This piece highlights the merits of the fossil fuel divestment approach. My next piece covers an alternative view, evaluating the advantages of engagement with fossil fuel companies.

A decade ago, noted environmentalist Bill McKibben had a radical-sounding idea. To save the planet, we needed to “revoke the social license of the fossil fuel industry.” His comprehensive vision of fossil fuel divestment would require financial institutions and civil society to stand shoulder-to-shoulder. This plan was audacious; in 2011 Exxon Mobil was the largest company in the world, and nearly every foundation and academic endowment invested in fossil fuels.

However, divestment has gained remarkable traction in recent years, going from a fringe strategy to a $14.5 trillion movement with over a thousand major investors, pension plans, and endowments committed. Today, as institutional and retail investors pour money into environmentally conscious funds, it is time to consider the financial and social benefits of the movement.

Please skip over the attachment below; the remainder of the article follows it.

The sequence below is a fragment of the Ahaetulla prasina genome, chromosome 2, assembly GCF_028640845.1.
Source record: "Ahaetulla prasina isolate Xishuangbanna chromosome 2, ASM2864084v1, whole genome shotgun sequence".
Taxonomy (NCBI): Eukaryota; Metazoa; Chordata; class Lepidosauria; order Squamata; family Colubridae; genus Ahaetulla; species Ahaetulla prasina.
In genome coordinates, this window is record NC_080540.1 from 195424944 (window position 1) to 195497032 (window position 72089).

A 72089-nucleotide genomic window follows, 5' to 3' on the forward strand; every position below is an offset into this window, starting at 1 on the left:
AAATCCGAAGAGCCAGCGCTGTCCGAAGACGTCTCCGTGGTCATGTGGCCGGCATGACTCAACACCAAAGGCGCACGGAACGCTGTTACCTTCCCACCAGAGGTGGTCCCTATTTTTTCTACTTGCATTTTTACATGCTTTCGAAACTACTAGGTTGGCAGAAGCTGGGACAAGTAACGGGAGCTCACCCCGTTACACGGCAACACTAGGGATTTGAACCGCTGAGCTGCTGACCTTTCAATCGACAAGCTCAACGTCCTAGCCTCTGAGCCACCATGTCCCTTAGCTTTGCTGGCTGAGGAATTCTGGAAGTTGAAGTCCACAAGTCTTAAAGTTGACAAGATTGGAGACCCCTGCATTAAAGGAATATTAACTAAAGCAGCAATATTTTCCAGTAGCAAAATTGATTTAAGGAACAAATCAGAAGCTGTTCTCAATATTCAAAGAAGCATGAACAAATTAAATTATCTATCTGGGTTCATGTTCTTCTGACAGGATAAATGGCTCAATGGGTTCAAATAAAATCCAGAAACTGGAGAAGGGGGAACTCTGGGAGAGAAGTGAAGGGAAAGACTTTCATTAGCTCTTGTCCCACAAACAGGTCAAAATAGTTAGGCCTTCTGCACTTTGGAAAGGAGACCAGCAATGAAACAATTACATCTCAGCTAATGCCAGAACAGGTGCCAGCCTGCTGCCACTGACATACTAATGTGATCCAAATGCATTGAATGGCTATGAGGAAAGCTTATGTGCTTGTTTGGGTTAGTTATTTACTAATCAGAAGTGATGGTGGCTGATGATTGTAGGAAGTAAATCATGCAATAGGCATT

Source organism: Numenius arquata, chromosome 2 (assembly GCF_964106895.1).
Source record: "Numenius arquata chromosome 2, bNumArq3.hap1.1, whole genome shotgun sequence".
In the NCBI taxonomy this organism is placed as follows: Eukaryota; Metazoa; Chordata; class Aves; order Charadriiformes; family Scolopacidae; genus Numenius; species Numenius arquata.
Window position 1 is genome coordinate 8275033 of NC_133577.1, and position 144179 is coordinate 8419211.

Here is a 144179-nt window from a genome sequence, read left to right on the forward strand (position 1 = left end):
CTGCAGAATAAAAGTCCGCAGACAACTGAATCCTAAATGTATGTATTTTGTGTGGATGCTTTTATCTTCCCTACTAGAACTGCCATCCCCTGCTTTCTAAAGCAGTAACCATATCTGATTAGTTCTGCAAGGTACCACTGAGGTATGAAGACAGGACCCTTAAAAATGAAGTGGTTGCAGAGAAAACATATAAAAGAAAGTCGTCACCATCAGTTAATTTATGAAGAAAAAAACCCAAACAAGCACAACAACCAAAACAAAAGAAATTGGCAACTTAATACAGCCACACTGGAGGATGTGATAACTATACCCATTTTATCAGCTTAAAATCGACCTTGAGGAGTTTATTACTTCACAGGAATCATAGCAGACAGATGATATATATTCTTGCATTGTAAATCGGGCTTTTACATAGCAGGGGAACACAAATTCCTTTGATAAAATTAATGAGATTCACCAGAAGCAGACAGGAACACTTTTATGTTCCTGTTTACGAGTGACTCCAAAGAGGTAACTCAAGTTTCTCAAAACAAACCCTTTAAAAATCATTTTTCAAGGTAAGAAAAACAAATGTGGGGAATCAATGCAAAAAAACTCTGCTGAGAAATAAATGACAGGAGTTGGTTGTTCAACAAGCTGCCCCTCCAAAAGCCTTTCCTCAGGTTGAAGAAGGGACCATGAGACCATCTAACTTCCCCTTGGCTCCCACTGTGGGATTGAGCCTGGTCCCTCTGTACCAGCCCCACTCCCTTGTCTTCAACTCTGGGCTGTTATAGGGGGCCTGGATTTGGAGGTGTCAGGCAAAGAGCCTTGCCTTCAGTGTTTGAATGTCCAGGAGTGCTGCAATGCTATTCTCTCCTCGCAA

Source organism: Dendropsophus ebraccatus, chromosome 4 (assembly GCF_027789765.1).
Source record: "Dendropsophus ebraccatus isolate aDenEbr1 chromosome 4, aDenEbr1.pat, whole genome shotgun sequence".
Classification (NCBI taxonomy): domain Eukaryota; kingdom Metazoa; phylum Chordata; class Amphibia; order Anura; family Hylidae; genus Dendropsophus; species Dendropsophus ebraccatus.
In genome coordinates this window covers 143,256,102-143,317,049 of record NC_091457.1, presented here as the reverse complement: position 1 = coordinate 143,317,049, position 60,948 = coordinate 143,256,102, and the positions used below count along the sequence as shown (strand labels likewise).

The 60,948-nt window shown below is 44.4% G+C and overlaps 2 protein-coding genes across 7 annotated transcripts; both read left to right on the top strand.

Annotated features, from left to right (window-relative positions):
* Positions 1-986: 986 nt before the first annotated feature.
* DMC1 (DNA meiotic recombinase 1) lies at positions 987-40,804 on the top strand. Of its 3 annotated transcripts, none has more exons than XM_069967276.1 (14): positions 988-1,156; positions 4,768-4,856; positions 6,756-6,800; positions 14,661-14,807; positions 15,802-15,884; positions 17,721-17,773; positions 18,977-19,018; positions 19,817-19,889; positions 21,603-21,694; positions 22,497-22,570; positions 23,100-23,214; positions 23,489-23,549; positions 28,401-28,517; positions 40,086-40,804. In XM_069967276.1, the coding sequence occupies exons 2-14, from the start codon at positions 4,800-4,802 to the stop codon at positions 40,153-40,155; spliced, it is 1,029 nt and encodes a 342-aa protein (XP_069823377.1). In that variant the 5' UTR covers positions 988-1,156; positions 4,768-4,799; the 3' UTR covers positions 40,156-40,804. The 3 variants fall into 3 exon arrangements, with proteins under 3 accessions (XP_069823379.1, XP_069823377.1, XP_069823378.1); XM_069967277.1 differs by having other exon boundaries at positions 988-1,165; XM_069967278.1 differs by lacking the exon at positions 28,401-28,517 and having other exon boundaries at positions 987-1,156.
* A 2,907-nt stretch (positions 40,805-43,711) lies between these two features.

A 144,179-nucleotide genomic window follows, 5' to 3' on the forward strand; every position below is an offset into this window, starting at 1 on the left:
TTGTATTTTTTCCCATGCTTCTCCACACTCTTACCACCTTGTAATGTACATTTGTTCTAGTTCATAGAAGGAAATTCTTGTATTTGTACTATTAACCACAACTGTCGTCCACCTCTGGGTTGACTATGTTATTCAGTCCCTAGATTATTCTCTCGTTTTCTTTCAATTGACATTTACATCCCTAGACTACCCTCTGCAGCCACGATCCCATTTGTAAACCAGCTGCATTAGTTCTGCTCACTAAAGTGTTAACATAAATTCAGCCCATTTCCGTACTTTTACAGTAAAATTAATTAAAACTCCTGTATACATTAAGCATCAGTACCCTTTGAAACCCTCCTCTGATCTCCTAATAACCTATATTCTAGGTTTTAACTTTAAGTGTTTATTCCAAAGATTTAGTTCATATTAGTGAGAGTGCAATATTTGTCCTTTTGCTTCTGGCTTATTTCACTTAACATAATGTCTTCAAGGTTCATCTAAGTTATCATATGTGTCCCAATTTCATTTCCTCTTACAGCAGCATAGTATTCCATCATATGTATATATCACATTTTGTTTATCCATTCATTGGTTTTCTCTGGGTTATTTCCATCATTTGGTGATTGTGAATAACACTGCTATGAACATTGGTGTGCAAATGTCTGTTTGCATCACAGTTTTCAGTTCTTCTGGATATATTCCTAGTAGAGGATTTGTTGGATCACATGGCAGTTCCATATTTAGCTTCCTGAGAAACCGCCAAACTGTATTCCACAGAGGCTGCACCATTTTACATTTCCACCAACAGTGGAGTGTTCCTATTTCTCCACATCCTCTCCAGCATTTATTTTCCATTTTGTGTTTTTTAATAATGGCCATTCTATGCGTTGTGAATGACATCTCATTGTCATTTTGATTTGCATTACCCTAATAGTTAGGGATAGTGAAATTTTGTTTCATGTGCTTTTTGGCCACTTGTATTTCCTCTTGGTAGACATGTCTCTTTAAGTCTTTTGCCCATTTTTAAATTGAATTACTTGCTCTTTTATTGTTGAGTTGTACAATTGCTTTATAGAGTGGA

The divestment movement changed the conversation around fossil fuel finance. Investors and banks are increasingly questioning the long-term viability of the entire sector. Divestment seeks to stigmatize fossil fuels and raise uncertainty around their continued use, to reduce the financial desirability of fossil assets. Fossil fuel mining, exploration, and extraction all are capital intensive activities that demand constant access to capital. If capital costs rise or the supply of capital is reduced, projects can become uneconomical and fossil fuel companies can see their valuations fall. This process is well underway in financial markets for the most polluting and least efficient fossil fuel, coal. Even for oil and gas, a study across thirty-three nations indicates that increased divestment pledges are associated with decreased debt and equity capital flows to fossil fuel firms. Unsurprisingly, the effectiveness of divestment is amplified in countries with strong environmental policies and diminished in those that subsidize fossil fuels.

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